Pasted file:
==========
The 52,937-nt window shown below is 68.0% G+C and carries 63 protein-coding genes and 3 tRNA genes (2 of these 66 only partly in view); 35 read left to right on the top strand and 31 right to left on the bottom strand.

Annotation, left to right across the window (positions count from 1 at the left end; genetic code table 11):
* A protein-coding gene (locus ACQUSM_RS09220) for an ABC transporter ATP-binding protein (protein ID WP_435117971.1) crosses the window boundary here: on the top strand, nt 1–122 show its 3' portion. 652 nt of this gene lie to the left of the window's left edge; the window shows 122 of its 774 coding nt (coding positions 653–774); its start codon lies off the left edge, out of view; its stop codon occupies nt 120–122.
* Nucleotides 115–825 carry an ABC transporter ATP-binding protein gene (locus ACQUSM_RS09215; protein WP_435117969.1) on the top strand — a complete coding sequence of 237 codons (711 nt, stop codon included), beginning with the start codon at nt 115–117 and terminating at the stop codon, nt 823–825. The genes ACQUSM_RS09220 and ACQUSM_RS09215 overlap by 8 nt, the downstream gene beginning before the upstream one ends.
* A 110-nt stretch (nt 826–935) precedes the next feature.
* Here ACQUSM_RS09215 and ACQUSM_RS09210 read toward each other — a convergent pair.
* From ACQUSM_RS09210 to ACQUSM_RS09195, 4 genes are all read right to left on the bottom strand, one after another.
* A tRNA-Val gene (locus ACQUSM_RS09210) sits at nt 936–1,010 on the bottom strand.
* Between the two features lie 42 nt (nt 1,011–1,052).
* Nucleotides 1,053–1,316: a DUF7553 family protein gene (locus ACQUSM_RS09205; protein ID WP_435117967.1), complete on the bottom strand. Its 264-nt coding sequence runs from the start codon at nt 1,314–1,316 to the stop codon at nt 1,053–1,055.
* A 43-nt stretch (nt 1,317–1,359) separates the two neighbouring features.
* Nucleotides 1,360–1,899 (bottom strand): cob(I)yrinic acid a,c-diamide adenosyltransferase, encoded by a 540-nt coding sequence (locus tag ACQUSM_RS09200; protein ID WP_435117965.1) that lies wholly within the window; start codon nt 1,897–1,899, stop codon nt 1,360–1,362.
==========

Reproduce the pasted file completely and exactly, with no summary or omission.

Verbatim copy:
The 52,937-nt window shown below is 68.0% G+C and carries 63 protein-coding genes and 3 tRNA genes (2 of these 66 only partly in view); 35 read left to right on the top strand and 31 right to left on the bottom strand.

Annotation, left to right across the window (positions count from 1 at the left end; genetic code table 11):
* A protein-coding gene (locus ACQUSM_RS09220) for an ABC transporter ATP-binding protein (protein ID WP_435117971.1) crosses the window boundary here: on the top strand, nt 1–122 show its 3' portion. 652 nt of this gene lie to the left of the window's left edge; the window shows 122 of its 774 coding nt (coding positions 653–774); its start codon lies off the left edge, out of view; its stop codon occupies nt 120–122.
* Nucleotides 115–825 carry an ABC transporter ATP-binding protein gene (locus ACQUSM_RS09215; protein WP_435117969.1) on the top strand — a complete coding sequence of 237 codons (711 nt, stop codon included), beginning with the start codon at nt 115–117 and terminating at the stop codon, nt 823–825. The genes ACQUSM_RS09220 and ACQUSM_RS09215 overlap by 8 nt, the downstream gene beginning before the upstream one ends.
* A 110-nt stretch (nt 826–935) precedes the next feature.
* Here ACQUSM_RS09215 and ACQUSM_RS09210 read toward each other — a convergent pair.
* From ACQUSM_RS09210 to ACQUSM_RS09195, 4 genes are all read right to left on the bottom strand, one after another.
* A tRNA-Val gene (locus ACQUSM_RS09210) sits at nt 936–1,010 on the bottom strand.
* Between the two features lie 42 nt (nt 1,011–1,052).
* Nucleotides 1,053–1,316: a DUF7553 family protein gene (locus ACQUSM_RS09205; protein ID WP_435117967.1), complete on the bottom strand. Its 264-nt coding sequence runs from the start codon at nt 1,314–1,316 to the stop codon at nt 1,053–1,055.
* A 43-nt stretch (nt 1,317–1,359) separates the two neighbouring features.
* Nucleotides 1,360–1,899 (bottom strand): cob(I)yrinic acid a,c-diamide adenosyltransferase, encoded by a 540-nt coding sequence (locus tag ACQUSM_RS09200; protein ID WP_435117965.1) that lies wholly within the window; start codon nt 1,897–1,899, stop codon nt 1,360–1,362.